Privacy and Technology

Privacy & Technology

Consumer Watchdog believes individuals have a right to control their personal information and how -- or if – the data is used by corporations. Consumers should be able to go online, make purchases and use their mobile phones without their every move being tracked and recorded.

As the Internet has become increasingly important in consumers’ daily lives, we have focused our recent privacy efforts on protecting consumers online and in the evolving Internet of things.

We have also worked to stop the premature deployments of renegade technology, such as robot cars, without appropriate safety and privacy protections.  For example, our campaign to expose the problems with “Google glass,” and its intrusive spying in public spaces, led to abandonment of widespread use of the technology.

Consumer Watchdog advocates for greater accountability for online giants like Google, Facebook and Amazon and works to uncover their violations of ethics, social mores and the rule of law. We fight to apply anti-trust, price gouging and unfair completion laws to online companies that increasingly push the lines of propriety and try to reshape our values.

 

Focus Area:

Corporations Are Spreading Privacy Law Disinformation

The era of more online privacy is approaching, and California is a pioneer. This is our first Truth in Privacy dispatch. Last week, a slew of entities spoke about rulemaking before the California Privacy Protection Agency, which will soon draw up the strongest online privacy laws in the country. Elemental to the new law is people’s ability to opt-out of their personal data being shared or sold by a business. A hallmark will be webpages accepting a global opt-out signal.

California Poised to Be First State to Stop Geolocation Tracking, New Report Shows Need For Privacy Protections From Connected Cars

LOS ANGELES, CA — A new report details the privacy problems posed for consumers from connected cars and points to new rules to be developed in California as a potential model across the country, if the rules can withstand lobbying by the powerful auto and insurance industries.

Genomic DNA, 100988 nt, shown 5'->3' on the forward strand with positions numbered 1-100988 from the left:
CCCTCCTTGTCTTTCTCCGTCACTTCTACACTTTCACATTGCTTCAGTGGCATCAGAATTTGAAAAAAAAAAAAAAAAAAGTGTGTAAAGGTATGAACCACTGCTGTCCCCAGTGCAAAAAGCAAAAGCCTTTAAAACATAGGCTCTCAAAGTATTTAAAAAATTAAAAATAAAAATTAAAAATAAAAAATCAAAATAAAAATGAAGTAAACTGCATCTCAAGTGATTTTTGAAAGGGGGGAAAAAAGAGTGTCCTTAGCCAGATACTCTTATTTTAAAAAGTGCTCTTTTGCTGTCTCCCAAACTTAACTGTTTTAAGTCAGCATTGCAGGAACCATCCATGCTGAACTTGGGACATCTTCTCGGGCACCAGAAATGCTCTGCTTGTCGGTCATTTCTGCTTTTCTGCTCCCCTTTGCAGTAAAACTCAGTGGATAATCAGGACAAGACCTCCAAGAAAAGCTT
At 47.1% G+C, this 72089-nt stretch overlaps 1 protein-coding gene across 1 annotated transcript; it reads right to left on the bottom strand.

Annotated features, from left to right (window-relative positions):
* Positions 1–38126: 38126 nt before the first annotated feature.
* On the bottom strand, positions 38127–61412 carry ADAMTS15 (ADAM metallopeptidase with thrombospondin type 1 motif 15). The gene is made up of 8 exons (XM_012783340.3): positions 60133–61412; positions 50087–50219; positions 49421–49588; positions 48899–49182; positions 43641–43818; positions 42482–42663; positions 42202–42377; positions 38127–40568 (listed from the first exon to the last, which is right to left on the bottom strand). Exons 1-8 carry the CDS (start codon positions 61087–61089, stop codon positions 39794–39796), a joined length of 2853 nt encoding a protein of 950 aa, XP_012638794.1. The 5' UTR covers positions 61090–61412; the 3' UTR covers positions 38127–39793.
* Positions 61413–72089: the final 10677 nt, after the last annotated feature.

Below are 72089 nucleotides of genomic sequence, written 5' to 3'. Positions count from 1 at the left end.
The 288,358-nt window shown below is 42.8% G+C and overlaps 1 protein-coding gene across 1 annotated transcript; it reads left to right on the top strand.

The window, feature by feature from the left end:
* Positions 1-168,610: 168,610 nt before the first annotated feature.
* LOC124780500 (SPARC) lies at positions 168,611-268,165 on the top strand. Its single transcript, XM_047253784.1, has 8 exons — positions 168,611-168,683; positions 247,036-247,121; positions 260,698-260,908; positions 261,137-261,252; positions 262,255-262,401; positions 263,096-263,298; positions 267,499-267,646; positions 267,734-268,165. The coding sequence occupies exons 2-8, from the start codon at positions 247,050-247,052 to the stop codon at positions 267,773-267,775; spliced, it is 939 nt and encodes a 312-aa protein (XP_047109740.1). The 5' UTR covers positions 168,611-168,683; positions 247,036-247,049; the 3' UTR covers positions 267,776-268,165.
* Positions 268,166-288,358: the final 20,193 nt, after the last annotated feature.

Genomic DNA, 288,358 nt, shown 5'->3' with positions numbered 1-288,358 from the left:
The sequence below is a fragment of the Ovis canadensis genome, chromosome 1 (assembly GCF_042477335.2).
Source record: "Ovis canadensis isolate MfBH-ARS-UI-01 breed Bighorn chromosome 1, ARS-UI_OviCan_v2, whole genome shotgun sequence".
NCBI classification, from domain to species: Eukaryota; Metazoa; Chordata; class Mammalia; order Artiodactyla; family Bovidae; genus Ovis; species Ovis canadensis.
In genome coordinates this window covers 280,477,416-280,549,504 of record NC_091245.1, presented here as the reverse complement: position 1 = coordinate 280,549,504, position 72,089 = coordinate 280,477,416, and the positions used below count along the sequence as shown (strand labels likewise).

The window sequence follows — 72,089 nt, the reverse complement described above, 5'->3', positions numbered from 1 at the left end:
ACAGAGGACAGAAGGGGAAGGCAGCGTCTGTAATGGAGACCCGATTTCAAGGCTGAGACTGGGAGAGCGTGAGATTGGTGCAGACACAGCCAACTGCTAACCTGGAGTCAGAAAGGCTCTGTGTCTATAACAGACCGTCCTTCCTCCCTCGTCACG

Consumer Watchdog Applauds NHTSA Investigation of Tesla Over Autopilot Problems

Los Angeles, CA – The nonprofit group Consumer Watchdog applauded the decision by the National Highway Traffic Safety Administration to investigate Tesla’s Autopilot feature and crashes related to it.
 
Consumer Watchdog has long been a critic of the rush to deploy the technology and its dangers and called for the federal government to take action to stop it. 
 

Consumer Watchdog Hacks A Tesla to Prove Dangers of Wirelessly Connected Cars

Los Angeles, CA – The nonprofit, nonpartisan Consumer  Watchdog today released a video showing how a box it built with the help of technologists could hack into the wireless connection of a Tesla and take over the screen with a “This Tesla’s Been Hacked” message.  

The video can be viewed here: https://youtu.be/RgpmJ6OhPns

Google Algorithm Biased Against California Privacy Initiative Prop 24; Consumer Watchdog Calls For Investigation And Hearings

Los Angeles, CA -- Consumer Watchdog today called for the Senate Elections Committee to investigate why a Google search for Prop 24 was, until last night, the only one of 12 ballot initiatives where the result for the nonpartisan Secretary of State reflected the “Con” argument’s negative propaganda.

US Senators Call Out NHTSA For Failure To Protect Americans From Risk Of Internet Connected Cars, Demand Answers

Washington D.C.  - Senators Edward J. Markey (D-Mass.) and Richard Blumenthal (D-Conn.), members of the Commerce, Science and Transportation Committee, today sent a letter to the National Highway Traffic Safety Administration (NHTSA), calling out the agency's "dangerously reactive approach to cybersecurity" in Internet connected cars.

US Senators Markey and Blumenthal Ask Federal Safety Regulators If Carmakers Reported Cyber Security Risks

Washington, DC – United States Senators Ed Markey and Richard Blumenthal today wrote the National Highway Traffic Safety Administration (NHTSA) to ask if carmakers have reported the cybersecurity vulnerabilities in their Internet-connected cars and what steps NHTSA is taking to address the problem.